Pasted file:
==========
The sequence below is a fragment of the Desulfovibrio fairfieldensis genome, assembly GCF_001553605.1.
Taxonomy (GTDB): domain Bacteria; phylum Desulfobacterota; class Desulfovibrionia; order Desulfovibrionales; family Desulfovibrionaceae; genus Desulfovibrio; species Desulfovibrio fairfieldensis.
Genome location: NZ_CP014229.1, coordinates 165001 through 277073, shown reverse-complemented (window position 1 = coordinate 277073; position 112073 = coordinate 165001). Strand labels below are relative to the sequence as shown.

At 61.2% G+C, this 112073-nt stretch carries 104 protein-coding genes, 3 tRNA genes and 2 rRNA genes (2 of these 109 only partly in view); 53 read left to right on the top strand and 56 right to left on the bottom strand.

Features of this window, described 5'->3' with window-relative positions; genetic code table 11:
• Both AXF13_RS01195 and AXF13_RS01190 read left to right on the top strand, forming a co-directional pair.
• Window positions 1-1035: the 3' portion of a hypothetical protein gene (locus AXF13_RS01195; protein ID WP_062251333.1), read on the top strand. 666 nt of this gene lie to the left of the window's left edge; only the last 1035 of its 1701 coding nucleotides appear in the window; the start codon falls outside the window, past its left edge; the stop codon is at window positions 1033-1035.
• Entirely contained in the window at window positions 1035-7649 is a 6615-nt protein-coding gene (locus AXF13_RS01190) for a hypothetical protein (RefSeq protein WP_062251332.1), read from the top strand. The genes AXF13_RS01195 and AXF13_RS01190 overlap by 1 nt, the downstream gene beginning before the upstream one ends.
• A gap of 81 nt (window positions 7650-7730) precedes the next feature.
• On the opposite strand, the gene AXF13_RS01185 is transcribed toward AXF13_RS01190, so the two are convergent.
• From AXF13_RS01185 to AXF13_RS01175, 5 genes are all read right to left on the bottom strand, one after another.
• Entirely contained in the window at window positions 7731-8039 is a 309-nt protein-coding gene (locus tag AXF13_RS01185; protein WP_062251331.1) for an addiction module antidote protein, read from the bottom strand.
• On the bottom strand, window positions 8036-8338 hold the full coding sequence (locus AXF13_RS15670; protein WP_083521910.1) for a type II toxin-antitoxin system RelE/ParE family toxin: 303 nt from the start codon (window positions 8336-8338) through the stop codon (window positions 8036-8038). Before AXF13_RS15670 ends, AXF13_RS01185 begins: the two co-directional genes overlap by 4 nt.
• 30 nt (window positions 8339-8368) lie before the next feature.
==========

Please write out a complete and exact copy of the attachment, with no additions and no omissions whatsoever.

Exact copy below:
The sequence below is a fragment of the Desulfovibrio fairfieldensis genome, assembly GCF_001553605.1.
Taxonomy (GTDB): domain Bacteria; phylum Desulfobacterota; class Desulfovibrionia; order Desulfovibrionales; family Desulfovibrionaceae; genus Desulfovibrio; species Desulfovibrio fairfieldensis.
Genome location: NZ_CP014229.1, coordinates 165001 through 277073, shown reverse-complemented (window position 1 = coordinate 277073; position 112073 = coordinate 165001). Strand labels below are relative to the sequence as shown.

At 61.2% G+C, this 112073-nt stretch carries 104 protein-coding genes, 3 tRNA genes and 2 rRNA genes (2 of these 109 only partly in view); 53 read left to right on the top strand and 56 right to left on the bottom strand.

Features of this window, described 5'->3' with window-relative positions; genetic code table 11:
• Both AXF13_RS01195 and AXF13_RS01190 read left to right on the top strand, forming a co-directional pair.
• Window positions 1-1035: the 3' portion of a hypothetical protein gene (locus AXF13_RS01195; protein ID WP_062251333.1), read on the top strand. 666 nt of this gene lie to the left of the window's left edge; only the last 1035 of its 1701 coding nucleotides appear in the window; the start codon falls outside the window, past its left edge; the stop codon is at window positions 1033-1035.
• Entirely contained in the window at window positions 1035-7649 is a 6615-nt protein-coding gene (locus AXF13_RS01190) for a hypothetical protein (RefSeq protein WP_062251332.1), read from the top strand. The genes AXF13_RS01195 and AXF13_RS01190 overlap by 1 nt, the downstream gene beginning before the upstream one ends.
• A gap of 81 nt (window positions 7650-7730) precedes the next feature.
• On the opposite strand, the gene AXF13_RS01185 is transcribed toward AXF13_RS01190, so the two are convergent.
• From AXF13_RS01185 to AXF13_RS01175, 5 genes are all read right to left on the bottom strand, one after another.
• Entirely contained in the window at window positions 7731-8039 is a 309-nt protein-coding gene (locus tag AXF13_RS01185; protein WP_062251331.1) for an addiction module antidote protein, read from the bottom strand.
• On the bottom strand, window positions 8036-8338 hold the full coding sequence (locus AXF13_RS15670; protein WP_083521910.1) for a type II toxin-antitoxin system RelE/ParE family toxin: 303 nt from the start codon (window positions 8336-8338) through the stop codon (window positions 8036-8038). Before AXF13_RS15670 ends, AXF13_RS01185 begins: the two co-directional genes overlap by 4 nt.
• 30 nt (window positions 8339-8368) lie before the next feature.